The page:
Pebble Partnership Buys Alaskans' Signatures
Posted September 24, 2012
The Pebble Limited Partnership, a consortium of foreign mining companies, is trying to buy people’s approval in an effort to combat the overwhelming opposition to Pebble Mine—a giant gold and copper mine proposed at the headwaters of the world’s greatest wild salmon fishery in Bristol Bay, Alaska.
Time and time again, Bristol Bay locals—along with commercial fishermen, Bristol Bay Native Corporation shareholders, and citizens state- and country-wide— have voiced their adamant opposition for the misguided project.
NRDC alone has generated over 1 million petitions of protest to Pebble Mine – provided freely – from our concerned members and activists.
Now Pebble is trying to cash in.
Their slick PR representatives have been discretely hiring signature-gatherers to sign a pro-Pebble petition. They posted a vaguely-worded Craigslist advertisement in Fairbanks, Alaska that tells folks who “like being outdoors” that they can “promote Alaska’s natural resource extraction and economic prosperity” by collecting signatures for an unnamed petition— for $2.50 a pop, with a bonus for over 500 signatures.
Similar ads were posted to recruit signature gatherers in Anchorage.
A number of students, staff, visitors, and faculty at the University of Alaska, Fairbanks signed the petition because, they said, they were bullied and misled by the hired signature-gatherers. Not only did signature-gatherers use overly aggressive solicitation tactics, but they also claimed that the petition would “ensure that an environmental review would take place before a mine at the Pebble Site” could be built. The petition (which conceals its association with the Pebble Partnership) would actually support allowing the Pebble Mine to bulldoze its way through the permitting process and ignore concerns raised by the Environmental Protection Agency.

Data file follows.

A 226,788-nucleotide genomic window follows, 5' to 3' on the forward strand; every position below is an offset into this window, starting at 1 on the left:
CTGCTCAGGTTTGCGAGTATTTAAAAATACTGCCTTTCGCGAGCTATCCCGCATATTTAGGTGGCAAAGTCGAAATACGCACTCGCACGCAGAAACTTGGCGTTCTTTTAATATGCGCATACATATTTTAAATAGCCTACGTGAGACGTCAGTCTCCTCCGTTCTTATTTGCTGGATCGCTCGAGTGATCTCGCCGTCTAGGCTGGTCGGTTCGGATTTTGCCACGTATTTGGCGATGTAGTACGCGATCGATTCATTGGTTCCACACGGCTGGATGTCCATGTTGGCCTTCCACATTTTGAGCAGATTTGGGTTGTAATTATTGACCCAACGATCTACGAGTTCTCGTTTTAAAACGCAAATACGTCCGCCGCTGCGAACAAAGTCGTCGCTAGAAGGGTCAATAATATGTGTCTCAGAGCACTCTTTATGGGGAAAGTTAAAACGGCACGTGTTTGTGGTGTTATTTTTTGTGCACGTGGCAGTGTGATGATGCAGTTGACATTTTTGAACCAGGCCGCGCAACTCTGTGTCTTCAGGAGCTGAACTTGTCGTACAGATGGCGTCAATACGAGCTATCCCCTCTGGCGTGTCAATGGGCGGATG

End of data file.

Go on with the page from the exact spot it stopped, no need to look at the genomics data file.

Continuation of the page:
That’s because the Pebble Partnership doesn’t like what EPA is saying. EPA recently released a scientific assessment of the Bristol Bay watershed that documents the potentially devastating impacts Pebble Mine would have on the wildlife and people that depend on Bristol Bay’s famed salmon runs.
Instead of encouraging impartial science, the Pebble Partnership would apparently rather strong-arm support.
Many of the signatories felt distressed by the deceit, so much so that some even called the Pebble Partnership in order to get their names removed from the petition and proceeded to post anti-petition posters around campus in order to educate potential signatories to the petition’s true intent.
Alaskans overwhelmingly oppose the Pebble Mine. Perhaps that’s why the Pebble Partnership has resorted to buying its local “support.”
But Alaskans aren’t easily bamboozled. Click here to add your voice to the opposition and stop the Pebble Mine.
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